I called this painting ‘Loop the Loop’. It shows (in fairly unscientific detail) carnivorous Madagascan pitcher plants, of the genus Nepenthes. Memorable to me because on my first trip to Madagascar aged 22 I was really struck by their exotic jungley appearance. I had never been in the tropics before, and I was reading Robert Drury’s Journal , a book published in 1729 recalling a shipwreck off the coast of Madagascar. It is thought that the book is largely a genuine account, but many of the facts within the book are inaccurate. Drury recounts fifteen years on the island living as a slave, marrying, having generally sensational adventures and finally escaping on a slave ship back to England. He writes of pitcher plants large enough to devour humans, and I believed every word. On an island where you can still pick up the eggshells of birds as tall as elephants, this did not seem overly unlikely to me. It did not help that my Madagascan friends assured me it was true.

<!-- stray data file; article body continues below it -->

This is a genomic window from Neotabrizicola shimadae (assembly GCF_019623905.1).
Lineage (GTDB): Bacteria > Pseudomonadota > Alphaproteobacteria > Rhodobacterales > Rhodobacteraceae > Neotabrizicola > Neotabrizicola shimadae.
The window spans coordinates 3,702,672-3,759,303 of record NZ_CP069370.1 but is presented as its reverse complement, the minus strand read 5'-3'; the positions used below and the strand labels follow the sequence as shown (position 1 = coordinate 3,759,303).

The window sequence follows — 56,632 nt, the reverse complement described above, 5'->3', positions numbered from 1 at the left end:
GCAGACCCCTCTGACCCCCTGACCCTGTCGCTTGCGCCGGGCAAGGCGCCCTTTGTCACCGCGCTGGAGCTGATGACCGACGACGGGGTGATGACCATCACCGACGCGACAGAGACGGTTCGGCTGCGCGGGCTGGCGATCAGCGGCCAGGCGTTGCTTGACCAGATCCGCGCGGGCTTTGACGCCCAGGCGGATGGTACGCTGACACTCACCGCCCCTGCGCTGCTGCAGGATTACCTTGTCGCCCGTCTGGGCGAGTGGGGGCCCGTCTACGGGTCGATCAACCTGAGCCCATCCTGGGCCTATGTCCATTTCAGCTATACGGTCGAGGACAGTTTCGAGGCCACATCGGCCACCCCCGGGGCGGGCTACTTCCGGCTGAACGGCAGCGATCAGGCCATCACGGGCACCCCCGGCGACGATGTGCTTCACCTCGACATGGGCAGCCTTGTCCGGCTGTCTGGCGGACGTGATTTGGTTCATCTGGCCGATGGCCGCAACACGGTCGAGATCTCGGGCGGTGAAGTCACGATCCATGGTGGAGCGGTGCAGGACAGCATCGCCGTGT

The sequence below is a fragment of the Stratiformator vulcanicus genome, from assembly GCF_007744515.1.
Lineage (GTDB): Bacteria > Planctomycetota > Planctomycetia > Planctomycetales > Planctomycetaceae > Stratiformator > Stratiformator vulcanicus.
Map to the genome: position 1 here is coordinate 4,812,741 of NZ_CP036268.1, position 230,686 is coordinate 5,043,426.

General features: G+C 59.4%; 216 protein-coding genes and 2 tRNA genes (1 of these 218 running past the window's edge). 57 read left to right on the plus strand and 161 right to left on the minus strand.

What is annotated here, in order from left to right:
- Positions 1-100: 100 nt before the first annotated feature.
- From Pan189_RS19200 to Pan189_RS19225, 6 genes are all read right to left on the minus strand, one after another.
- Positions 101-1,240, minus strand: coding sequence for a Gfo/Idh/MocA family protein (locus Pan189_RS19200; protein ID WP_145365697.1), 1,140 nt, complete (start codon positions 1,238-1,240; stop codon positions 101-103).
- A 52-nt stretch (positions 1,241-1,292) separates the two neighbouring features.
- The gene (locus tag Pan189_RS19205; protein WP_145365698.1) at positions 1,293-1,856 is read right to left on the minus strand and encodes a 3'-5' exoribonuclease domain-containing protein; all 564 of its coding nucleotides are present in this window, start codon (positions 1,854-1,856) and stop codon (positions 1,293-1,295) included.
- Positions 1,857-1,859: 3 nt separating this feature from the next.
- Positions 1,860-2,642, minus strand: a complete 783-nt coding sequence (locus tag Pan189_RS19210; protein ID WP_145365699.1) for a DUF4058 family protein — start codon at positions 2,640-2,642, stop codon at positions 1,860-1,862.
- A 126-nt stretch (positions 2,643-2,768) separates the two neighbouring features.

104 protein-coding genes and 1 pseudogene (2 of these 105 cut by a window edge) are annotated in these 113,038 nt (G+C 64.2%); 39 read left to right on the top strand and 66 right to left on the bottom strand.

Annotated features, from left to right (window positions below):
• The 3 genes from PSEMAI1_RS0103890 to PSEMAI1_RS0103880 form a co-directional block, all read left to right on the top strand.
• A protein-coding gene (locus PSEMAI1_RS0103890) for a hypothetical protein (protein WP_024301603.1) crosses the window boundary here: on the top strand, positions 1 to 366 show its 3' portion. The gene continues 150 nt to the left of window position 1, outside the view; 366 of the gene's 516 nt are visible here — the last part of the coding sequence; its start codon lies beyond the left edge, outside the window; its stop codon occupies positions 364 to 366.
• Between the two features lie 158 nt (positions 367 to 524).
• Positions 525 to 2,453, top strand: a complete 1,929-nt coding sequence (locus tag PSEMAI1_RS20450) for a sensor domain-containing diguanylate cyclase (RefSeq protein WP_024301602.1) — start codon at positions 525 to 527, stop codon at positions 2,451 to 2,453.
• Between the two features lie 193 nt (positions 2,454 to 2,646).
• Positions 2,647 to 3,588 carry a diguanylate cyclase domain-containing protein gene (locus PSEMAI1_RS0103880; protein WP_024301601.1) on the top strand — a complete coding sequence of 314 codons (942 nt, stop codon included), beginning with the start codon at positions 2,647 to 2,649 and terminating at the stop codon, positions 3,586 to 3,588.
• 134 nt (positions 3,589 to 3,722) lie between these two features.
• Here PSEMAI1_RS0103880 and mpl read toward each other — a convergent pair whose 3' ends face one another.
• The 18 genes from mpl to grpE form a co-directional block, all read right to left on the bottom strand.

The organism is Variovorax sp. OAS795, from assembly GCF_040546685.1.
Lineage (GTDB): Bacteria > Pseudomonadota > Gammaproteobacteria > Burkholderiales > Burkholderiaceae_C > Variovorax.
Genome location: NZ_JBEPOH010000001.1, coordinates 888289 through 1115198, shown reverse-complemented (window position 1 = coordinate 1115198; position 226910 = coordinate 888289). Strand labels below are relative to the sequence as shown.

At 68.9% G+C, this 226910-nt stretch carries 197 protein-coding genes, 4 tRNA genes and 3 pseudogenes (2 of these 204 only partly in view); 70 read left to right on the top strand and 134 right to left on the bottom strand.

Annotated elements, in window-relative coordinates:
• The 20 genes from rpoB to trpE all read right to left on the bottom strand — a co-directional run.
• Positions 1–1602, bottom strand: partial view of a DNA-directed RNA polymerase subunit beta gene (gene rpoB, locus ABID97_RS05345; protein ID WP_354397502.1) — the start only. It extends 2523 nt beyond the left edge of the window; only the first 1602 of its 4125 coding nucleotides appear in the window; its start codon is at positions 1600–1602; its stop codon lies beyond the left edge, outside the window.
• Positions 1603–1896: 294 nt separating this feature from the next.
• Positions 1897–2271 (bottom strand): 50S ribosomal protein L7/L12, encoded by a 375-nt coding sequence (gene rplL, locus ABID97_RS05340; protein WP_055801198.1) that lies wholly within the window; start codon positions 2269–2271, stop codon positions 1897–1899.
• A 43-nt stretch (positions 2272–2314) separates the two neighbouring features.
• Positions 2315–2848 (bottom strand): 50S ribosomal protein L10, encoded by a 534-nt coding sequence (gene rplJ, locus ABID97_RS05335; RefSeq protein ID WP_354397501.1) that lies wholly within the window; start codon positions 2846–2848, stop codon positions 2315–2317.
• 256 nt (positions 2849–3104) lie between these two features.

When I returned I painted a triptych based on a Madagascan rainforest, commissioned for a staircase wall. I wove pitcher plants through it from snakey blackness at the bottom to a canopy filled with sunbirds, and I loved painting it. ‘Loop the Loop‘ is based on my first triptych, and I painted it for Adele at Moonloft, who recently helped me to set up my new website, and in return requested a colourful, jungly painting for her office. Thank you Adele and Sarah!